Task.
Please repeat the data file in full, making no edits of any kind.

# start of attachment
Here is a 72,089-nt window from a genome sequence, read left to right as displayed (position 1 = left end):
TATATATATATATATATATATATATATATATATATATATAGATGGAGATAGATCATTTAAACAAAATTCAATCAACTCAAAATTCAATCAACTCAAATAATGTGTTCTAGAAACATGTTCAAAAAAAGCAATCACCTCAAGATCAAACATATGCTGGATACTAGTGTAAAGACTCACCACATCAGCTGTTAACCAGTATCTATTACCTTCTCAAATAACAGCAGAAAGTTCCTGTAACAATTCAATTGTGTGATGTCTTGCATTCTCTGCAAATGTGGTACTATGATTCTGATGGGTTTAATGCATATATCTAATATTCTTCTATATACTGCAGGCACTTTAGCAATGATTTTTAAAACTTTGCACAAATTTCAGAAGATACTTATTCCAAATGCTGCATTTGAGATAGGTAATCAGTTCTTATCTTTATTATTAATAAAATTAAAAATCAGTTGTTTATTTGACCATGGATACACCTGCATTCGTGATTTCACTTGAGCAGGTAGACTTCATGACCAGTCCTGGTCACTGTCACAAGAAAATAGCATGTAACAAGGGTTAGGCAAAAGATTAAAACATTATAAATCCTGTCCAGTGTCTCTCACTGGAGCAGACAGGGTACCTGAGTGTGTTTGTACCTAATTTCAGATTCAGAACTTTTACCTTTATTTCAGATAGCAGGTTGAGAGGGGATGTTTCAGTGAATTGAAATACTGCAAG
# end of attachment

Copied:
Here is a 72,089-nt window from a genome sequence, read left to right as displayed (position 1 = left end):
TATATATATATATATATATATATATATATATATATATATAGATGGAGATAGATCATTTAAACAAAATTCAATCAACTCAAAATTCAATCAACTCAAATAATGTGTTCTAGAAACATGTTCAAAAAAAGCAATCACCTCAAGATCAAACATATGCTGGATACTAGTGTAAAGACTCACCACATCAGCTGTTAACCAGTATCTATTACCTTCTCAAATAACAGCAGAAAGTTCCTGTAACAATTCAATTGTGTGATGTCTTGCATTCTCTGCAAATGTGGTACTATGATTCTGATGGGTTTAATGCATATATCTAATATTCTTCTATATACTGCAGGCACTTTAGCAATGATTTTTAAAACTTTGCACAAATTTCAGAAGATACTTATTCCAAATGCTGCATTTGAGATAGGTAATCAGTTCTTATCTTTATTATTAATAAAATTAAAAATCAGTTGTTTATTTGACCATGGATACACCTGCATTCGTGATTTCACTTGAGCAGGTAGACTTCATGACCAGTCCTGGTCACTGTCACAAGAAAATAGCATGTAACAAGGGTTAGGCAAAAGATTAAAACATTATAAATCCTGTCCAGTGTCTCTCACTGGAGCAGACAGGGTACCTGAGTGTGTTTGTACCTAATTTCAGATTCAGAACTTTTACCTTTATTTCAGATAGCAGGTTGAGAGGGGATGTTTCAGTGAATTGAAATACTGCAAG